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Oklahoma State University - News and Communications
OSU microbiologist elected to national fellowship
Burnap Robert Dr. Robert L. Burnap, a professor of microbiology at Oklahoma State University, has been elected to fellowship status in the American Academy of Microbiology for his outstanding contributions to the field. Fellows are elected through a highly selective, annual, peer review process, based on their records of scientific achievement and original contributions that have advanced microbiology. Burnap’s work has advanced research in the field of photosynthesis, including how photosynthetic bacteria assemble the system that harnesses energy from light, and how these bacteria concentrate and fix carbon dioxide into cells. Burnap serves as Distinguished Professor of Microbiology and the Vennerburg Chair of Molecular Genetics and Bioinformatics in the Department of Microbiology and Molecular Genetics at OSU. He was elected during a recent meeting of the academy, which serves as an honorific leadership group within the American Society for Microbiology, the world's oldest life science organization. Burnap has also served as a visiting program director at the National Science Foundation, where he was recognized for his leadership in creating the Photosynthetic IDEAS Lab in Arlington, Va., providing $8 million in funding for transformative research. PHOTO: https://www.flickr.com/photos/ostatenews/albums/72157679456899132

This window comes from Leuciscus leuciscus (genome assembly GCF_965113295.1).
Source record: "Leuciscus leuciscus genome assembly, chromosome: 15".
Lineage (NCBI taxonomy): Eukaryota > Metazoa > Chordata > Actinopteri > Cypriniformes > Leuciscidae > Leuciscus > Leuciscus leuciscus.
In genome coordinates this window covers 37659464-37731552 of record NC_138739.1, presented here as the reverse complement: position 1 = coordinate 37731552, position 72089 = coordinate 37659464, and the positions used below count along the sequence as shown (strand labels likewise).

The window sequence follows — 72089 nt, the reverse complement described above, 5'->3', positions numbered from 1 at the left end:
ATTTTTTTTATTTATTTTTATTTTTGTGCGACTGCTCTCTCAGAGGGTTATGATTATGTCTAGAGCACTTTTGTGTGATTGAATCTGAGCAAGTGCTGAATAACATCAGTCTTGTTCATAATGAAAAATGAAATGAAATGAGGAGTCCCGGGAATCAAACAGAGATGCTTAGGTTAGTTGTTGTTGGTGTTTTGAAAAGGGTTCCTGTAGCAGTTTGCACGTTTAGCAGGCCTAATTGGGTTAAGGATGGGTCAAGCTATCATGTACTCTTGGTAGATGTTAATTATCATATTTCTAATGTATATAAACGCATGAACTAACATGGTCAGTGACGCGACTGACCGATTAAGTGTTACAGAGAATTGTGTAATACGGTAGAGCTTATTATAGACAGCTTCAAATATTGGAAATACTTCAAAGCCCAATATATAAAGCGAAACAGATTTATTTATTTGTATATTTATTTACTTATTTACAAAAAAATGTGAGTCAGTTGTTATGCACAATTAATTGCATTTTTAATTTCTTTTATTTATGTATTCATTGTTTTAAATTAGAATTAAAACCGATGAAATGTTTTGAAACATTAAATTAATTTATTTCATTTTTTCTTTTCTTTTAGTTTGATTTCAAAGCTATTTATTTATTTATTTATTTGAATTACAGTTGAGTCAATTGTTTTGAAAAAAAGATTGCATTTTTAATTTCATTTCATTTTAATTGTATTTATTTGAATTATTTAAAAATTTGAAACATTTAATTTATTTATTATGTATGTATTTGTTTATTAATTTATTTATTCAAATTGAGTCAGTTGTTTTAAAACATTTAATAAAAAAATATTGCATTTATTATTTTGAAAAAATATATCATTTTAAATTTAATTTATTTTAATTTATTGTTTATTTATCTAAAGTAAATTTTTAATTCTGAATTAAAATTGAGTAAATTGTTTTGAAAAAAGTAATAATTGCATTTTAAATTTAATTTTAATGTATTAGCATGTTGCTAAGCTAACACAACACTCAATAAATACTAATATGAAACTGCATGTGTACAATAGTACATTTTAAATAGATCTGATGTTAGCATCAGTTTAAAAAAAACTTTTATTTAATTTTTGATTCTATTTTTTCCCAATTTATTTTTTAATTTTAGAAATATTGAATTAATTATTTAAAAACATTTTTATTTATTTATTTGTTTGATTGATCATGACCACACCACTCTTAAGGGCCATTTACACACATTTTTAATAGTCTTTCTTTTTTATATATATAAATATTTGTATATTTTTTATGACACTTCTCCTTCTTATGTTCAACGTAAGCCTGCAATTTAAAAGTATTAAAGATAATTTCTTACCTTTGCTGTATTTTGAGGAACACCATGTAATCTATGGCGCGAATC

Tue, 28 Mar 2017 12:47:51 -0500
OSU CEAT names 2017 W.W. Allen Scholars